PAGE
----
We are now accepting applications for Student Travel Grants to assist with travel costs to Frontiers in Optics 2012/Laser Science XXVIII (October 14-18, 2012 in Rochester, NY). Through this program, DLS will provide partial funding (up to $500) for a limited number of graduate students to attend and participate in the Frontiers in Optics and/or Laser Science conference. To be eligible, an applicant must be a full-time graduate student, a member of the Division of Laser Science, and the presenting author on an oral or poster paper. The recommending faculty mentor must also be a member of DLS.
Applicants should submit an application and a recommendation form from a faculty advisor. Applicants are required to email their acceptance letter or attach it to the application upon receiving the official notice. Priority will be given to a single awardee per research group. Checks will be issued at the meeting. See the APS web site for more details.
The deadline for receipt of complete applications is September 1, 2012.
Deadline: September 1, 2012
(from Anne Kelley, Secretary/Treasurer of DLS)
Grants of up to $500 are available to assist DLS members who are bringing children to Frontiers in Optics 2012/Laser Science XXVIII (October 14-18, 2012 in Rochester, NY) or who incur extra expenses in leaving them at home (e.g., extra daycare or babysitting services). Grant recipients will be notified prior to the conference. Funds will be distributed on a first-come, first-served basis. If the number of requests for grants exceeds the available funding, preference will be given to applicants who are in the early stages of their careers. More details can be found on the APS web site.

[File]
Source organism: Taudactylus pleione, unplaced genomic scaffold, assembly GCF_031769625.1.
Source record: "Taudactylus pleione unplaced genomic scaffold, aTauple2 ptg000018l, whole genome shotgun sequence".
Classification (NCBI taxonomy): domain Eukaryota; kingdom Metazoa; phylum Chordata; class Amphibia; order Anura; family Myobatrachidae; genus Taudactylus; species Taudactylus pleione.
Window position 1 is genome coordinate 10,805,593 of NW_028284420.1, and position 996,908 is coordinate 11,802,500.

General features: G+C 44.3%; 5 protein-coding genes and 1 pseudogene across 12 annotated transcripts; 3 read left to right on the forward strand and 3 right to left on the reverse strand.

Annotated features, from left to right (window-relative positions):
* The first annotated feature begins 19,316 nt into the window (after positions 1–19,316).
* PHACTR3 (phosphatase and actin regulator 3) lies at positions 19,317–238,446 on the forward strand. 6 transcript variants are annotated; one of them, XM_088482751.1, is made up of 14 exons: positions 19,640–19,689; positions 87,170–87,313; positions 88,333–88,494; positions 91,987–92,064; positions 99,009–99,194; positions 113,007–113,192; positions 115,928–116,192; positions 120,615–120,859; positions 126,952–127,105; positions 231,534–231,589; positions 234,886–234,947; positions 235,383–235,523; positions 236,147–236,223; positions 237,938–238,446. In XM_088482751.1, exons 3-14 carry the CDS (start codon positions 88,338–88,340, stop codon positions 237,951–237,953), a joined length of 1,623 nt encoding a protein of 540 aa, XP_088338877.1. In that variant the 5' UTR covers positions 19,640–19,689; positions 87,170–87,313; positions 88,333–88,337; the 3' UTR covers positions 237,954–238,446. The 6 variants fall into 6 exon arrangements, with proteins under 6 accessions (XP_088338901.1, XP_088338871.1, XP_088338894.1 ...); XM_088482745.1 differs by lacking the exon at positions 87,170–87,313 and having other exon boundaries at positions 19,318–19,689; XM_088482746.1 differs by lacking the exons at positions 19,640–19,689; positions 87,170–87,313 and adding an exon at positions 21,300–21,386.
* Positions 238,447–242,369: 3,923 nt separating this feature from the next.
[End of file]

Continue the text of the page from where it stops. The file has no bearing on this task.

Eligible costs include babysitters (onsite at the conference location or at home) and airfare/hotel for a caregiver to accompany the child to the conference location. Meals, toys, onsite transportation and tickets to museums or other attractions are not eligible for reimbursement. Grant recipients are solely responsible for their choice of child care provider; APS-DLS does not endorse any child care providers.
Applications must be received by September 1, 2012, and successful applicants must submit a reimbursement request along with original receipts no later than November 18, 2012.
(From Harold Metcalf)
The twelfth annual Symposium on Undergraduate Research at the Frontiers in Optics / Laser Science meeting is tentatively scheduled for Monday, October 15, in the afternoon. This symposium is one of the highlights of the FiO/LS meeting, and all meeting participants are invited to attend the posters and talks. It has grown from ten presentations in 2001 to more than forty in recent years. Last year in San Jose, participants presented 46 talks and posters in three sessions. Programs, articles, and photos from past symposia are available on the APS web site.
Symposium events begin with a poster session followed by the oral presentation sessions. Besides students and mentors, the audience usually includes many regular conference attendees. The abstract deadline will be sometime toward the end of the summer, since undergraduate students usually do their projects in various summer programs. Student participants typically receive financial support to cover the costs of their lodging, conference registration, and meals.
Those interested in having their names on the mailing list should write to Dr. Harold Metcalf. Please send the names and e-mail addresses of both the student and the advisor.